Mike Wilson and Linda Terry sit in an office labeled “Volunteer Elf Workshop 1” in the Catholic Charities headquarters near downtown Spokane. It’s their job to help process the thousands of online applications filled out by those hoping to get assistance from the Christmas Bureau this year.
The Christmas Bureau hands out a food voucher to each family in need as well as a toy and a book for each child. It is operated by Catholic Charities, the Volunteers of America and The Spokesman-Review. Each year the community donates hundreds of thousands of dollars in order to bring a Christmas celebration to those who need it.
This year the Christmas Bureau is different. Normally families go to the Spokane County Fairgrounds and apply on site before selecting toys and books for their children. This year the application is online and parents are asked to select several gift options that can be picked up in a drive through in December. The application deadline is Nov. 6.
Processing the applications is fairly straightforward, Wilson said. “We see if all the information is correct – the toys the children want, the number of the people in the household,” he said. “If that’s correct, we process it.”
If there’s information missing, the volunteers call the family to get everything straightened out. Once the application is approved, a food voucher is printed in an amount determined by family size. The vouchers and a letter giving the date and time of toy pickup will be mailed the week of Nov. 16.
“On the first day of mailing, we’ll have thousands of letters,” Wilson said.
Then the family’s packing slip is printed, which includes their name, a unique number and the date of time of pickup. “That goes out to the Fairgrounds so they can pick out the toys and get them ready,” he said.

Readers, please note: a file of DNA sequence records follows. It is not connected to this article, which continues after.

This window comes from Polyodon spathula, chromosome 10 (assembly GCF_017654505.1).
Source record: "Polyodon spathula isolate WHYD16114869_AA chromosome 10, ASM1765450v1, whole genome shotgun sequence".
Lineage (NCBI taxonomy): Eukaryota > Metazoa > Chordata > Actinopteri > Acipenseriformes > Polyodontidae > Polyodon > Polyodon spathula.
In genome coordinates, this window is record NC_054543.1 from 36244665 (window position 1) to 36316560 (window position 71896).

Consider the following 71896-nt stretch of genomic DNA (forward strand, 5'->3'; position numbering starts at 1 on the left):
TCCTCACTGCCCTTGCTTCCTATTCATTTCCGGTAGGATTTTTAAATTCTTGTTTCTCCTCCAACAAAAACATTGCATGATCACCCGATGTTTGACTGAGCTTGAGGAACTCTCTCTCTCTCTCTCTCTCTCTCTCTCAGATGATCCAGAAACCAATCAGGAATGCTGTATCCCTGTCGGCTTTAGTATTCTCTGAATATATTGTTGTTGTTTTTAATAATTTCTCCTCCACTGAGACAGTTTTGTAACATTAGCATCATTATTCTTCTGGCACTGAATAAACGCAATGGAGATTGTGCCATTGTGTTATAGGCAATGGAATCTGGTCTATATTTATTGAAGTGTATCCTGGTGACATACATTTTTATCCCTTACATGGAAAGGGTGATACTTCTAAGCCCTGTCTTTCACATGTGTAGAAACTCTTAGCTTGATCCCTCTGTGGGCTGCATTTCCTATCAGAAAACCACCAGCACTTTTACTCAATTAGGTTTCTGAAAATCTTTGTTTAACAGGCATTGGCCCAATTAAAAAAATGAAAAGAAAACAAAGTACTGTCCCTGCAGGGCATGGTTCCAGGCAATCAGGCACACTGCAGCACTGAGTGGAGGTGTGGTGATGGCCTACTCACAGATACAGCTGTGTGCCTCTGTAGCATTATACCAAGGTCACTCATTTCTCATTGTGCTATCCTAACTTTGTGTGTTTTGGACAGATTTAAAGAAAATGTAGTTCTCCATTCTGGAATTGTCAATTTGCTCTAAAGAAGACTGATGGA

Both Wilson and Terry are experienced Christmas Bureau volunteers. Terry has been doing it so long she can’t remember when she started. “I know it’s been more than 10 years,” she said. “It really is fun. It just sucks you in.”
She has done a variety of jobs over the years, including doing intake, where volunteers get a chance to set down and talk a bit with families. “I have done a lot of the different areas, but I really enjoy doing the intake,” she said.
Terry said she didn’t hesitate to sign up this year, despite the pandemic. “There wasn’t even a question,” she said. “It was all, ‘What can I do to help?’ ”
Wilson, on the other hand, knows exactly how long he’s been a Christmas Bureau volunteer. “I started coming after I retired as CEO of Sacred Heart and Providence,” he said. “Seven years of fun.”
He used to do intake as well. “We really enjoy being here remotely because it needs to be done, but we miss being able to talk to people,” he said.
Terry said the times she’s had to call a family about their application they’re always so grateful. “Absolutely they’re happy that this is happening,” she said. “They’re so appreciative.”
This year’s recipients reflect the uncertain economy. Terry said many families she’s talked to haven’t had to use the Christmas Bureau before. “I have found I’ve come across a lot of applicants that weren’t here last year,” she said.
Last year nearly 8,000 families received help from the Christmas Bureau. As of Thursday, only 4,300 applications had been received. There have been some issues with the online application, which was created over the summer, but organizers have been working on them, said Christmas Bureau coordinator Sierra Heinen.
The toy catalogue in particular was bulky and slow, Heinen said, but she urges people who may have had difficulty with it to try again. “We converted it to a PDF, so it runs a lot faster and smoother,” she said.
The online application is available at cceasternwa.org/christmas-bureau. Proof of income is not required, but proof of residency and the number of people in the home is required. Those who do not have access to the internet can call Catholic Charities at (509) 358-4250 to get assistance filling out the application over the phone. Assistance is also available to single adults.
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